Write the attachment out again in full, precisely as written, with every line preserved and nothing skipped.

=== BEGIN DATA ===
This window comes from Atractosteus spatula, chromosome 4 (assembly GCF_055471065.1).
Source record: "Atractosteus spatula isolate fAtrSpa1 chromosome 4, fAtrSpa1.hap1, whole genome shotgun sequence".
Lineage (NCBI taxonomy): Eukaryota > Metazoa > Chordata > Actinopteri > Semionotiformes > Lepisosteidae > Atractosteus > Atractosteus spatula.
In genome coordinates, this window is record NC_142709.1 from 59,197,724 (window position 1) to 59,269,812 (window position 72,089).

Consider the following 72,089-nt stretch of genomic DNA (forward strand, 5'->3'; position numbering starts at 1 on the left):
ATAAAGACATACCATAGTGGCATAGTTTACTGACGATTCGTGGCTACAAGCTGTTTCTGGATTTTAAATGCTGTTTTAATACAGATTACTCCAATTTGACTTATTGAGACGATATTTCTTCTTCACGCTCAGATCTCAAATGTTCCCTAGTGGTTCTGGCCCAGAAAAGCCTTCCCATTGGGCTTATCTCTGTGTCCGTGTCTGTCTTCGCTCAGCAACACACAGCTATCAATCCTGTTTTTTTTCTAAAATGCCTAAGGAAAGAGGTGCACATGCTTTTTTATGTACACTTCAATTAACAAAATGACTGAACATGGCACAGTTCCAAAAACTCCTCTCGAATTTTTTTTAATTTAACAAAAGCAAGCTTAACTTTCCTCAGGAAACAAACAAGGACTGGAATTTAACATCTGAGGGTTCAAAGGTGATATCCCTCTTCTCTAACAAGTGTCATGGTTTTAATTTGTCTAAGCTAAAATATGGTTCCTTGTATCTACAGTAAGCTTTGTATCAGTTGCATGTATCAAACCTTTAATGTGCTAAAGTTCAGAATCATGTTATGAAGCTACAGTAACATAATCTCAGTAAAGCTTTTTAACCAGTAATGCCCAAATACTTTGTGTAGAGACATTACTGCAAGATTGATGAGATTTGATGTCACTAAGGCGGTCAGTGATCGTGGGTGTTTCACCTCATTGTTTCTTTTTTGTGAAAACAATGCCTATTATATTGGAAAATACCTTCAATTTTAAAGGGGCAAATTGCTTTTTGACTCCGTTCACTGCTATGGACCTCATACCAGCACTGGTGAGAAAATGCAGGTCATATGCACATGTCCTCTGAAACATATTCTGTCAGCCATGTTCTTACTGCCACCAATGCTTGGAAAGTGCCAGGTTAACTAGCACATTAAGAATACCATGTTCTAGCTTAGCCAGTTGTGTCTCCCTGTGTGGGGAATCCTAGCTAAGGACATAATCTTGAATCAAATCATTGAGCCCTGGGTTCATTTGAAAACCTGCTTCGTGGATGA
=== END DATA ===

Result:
This window comes from Atractosteus spatula, chromosome 4 (assembly GCF_055471065.1).
Source record: "Atractosteus spatula isolate fAtrSpa1 chromosome 4, fAtrSpa1.hap1, whole genome shotgun sequence".
Lineage (NCBI taxonomy): Eukaryota > Metazoa > Chordata > Actinopteri > Semionotiformes > Lepisosteidae > Atractosteus > Atractosteus spatula.
In genome coordinates, this window is record NC_142709.1 from 59,197,724 (window position 1) to 59,269,812 (window position 72,089).

Consider the following 72,089-nt stretch of genomic DNA (forward strand, 5'->3'; position numbering starts at 1 on the left):
ATAAAGACATACCATAGTGGCATAGTTTACTGACGATTCGTGGCTACAAGCTGTTTCTGGATTTTAAATGCTGTTTTAATACAGATTACTCCAATTTGACTTATTGAGACGATATTTCTTCTTCACGCTCAGATCTCAAATGTTCCCTAGTGGTTCTGGCCCAGAAAAGCCTTCCCATTGGGCTTATCTCTGTGTCCGTGTCTGTCTTCGCTCAGCAACACACAGCTATCAATCCTGTTTTTTTTCTAAAATGCCTAAGGAAAGAGGTGCACATGCTTTTTTATGTACACTTCAATTAACAAAATGACTGAACATGGCACAGTTCCAAAAACTCCTCTCGAATTTTTTTTAATTTAACAAAAGCAAGCTTAACTTTCCTCAGGAAACAAACAAGGACTGGAATTTAACATCTGAGGGTTCAAAGGTGATATCCCTCTTCTCTAACAAGTGTCATGGTTTTAATTTGTCTAAGCTAAAATATGGTTCCTTGTATCTACAGTAAGCTTTGTATCAGTTGCATGTATCAAACCTTTAATGTGCTAAAGTTCAGAATCATGTTATGAAGCTACAGTAACATAATCTCAGTAAAGCTTTTTAACCAGTAATGCCCAAATACTTTGTGTAGAGACATTACTGCAAGATTGATGAGATTTGATGTCACTAAGGCGGTCAGTGATCGTGGGTGTTTCACCTCATTGTTTCTTTTTTGTGAAAACAATGCCTATTATATTGGAAAATACCTTCAATTTTAAAGGGGCAAATTGCTTTTTGACTCCGTTCACTGCTATGGACCTCATACCAGCACTGGTGAGAAAATGCAGGTCATATGCACATGTCCTCTGAAACATATTCTGTCAGCCATGTTCTTACTGCCACCAATGCTTGGAAAGTGCCAGGTTAACTAGCACATTAAGAATACCATGTTCTAGCTTAGCCAGTTGTGTCTCCCTGTGTGGGGAATCCTAGCTAAGGACATAATCTTGAATCAAATCATTGAGCCCTGGGTTCATTTGAAAACCTGCTTCGTGGATGA